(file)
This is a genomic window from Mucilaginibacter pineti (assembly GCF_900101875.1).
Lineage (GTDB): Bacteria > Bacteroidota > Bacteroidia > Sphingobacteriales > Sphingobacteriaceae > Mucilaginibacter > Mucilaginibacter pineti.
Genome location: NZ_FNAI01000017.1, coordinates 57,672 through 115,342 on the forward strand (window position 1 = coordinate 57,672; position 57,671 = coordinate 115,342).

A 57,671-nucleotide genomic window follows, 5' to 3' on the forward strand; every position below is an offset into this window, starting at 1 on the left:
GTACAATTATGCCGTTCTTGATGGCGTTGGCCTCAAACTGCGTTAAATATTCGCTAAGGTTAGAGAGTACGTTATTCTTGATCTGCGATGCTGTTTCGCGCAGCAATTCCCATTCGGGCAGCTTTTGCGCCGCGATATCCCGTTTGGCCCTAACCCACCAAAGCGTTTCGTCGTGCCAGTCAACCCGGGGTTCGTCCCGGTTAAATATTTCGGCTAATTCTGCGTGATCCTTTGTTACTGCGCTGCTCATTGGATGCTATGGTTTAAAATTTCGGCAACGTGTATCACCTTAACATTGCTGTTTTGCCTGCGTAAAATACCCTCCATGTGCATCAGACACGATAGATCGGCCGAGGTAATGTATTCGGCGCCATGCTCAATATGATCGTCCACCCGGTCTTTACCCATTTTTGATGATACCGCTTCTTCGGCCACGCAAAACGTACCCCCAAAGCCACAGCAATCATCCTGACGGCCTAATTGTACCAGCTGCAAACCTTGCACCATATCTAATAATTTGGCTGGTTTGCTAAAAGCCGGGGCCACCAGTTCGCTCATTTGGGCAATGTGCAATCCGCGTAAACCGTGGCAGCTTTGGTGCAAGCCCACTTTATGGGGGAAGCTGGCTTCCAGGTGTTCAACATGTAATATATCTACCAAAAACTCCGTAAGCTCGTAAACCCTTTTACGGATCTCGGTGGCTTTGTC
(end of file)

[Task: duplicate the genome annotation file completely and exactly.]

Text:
This is a genomic window from Mucilaginibacter pineti (assembly GCF_900101875.1).
Lineage (GTDB): Bacteria > Bacteroidota > Bacteroidia > Sphingobacteriales > Sphingobacteriaceae > Mucilaginibacter > Mucilaginibacter pineti.
Genome location: NZ_FNAI01000017.1, coordinates 57,672 through 115,342 on the forward strand (window position 1 = coordinate 57,672; position 57,671 = coordinate 115,342).

A 57,671-nucleotide genomic window follows, 5' to 3' on the forward strand; every position below is an offset into this window, starting at 1 on the left:
GTACAATTATGCCGTTCTTGATGGCGTTGGCCTCAAACTGCGTTAAATATTCGCTAAGGTTAGAGAGTACGTTATTCTTGATCTGCGATGCTGTTTCGCGCAGCAATTCCCATTCGGGCAGCTTTTGCGCCGCGATATCCCGTTTGGCCCTAACCCACCAAAGCGTTTCGTCGTGCCAGTCAACCCGGGGTTCGTCCCGGTTAAATATTTCGGCTAATTCTGCGTGATCCTTTGTTACTGCGCTGCTCATTGGATGCTATGGTTTAAAATTTCGGCAACGTGTATCACCTTAACATTGCTGTTTTGCCTGCGTAAAATACCCTCCATGTGCATCAGACACGATAGATCGGCCGAGGTAATGTATTCGGCGCCATGCTCAATATGATCGTCCACCCGGTCTTTACCCATTTTTGATGATACCGCTTCTTCGGCCACGCAAAACGTACCCCCAAAGCCACAGCAATCATCCTGACGGCCTAATTGTACCAGCTGCAAACCTTGCACCATATCTAATAATTTGGCTGGTTTGCTAAAAGCCGGGGCCACCAGTTCGCTCATTTGGGCAATGTGCAATCCGCGTAAACCGTGGCAGCTTTGGTGCAAGCCCACTTTATGGGGGAAGCTGGCTTCCAGGTGTTCAACATGTAATATATCTACCAAAAACTCCGTAAGCTCGTAAACCCTTTTACGGATCTCGGTGGCTTTGTC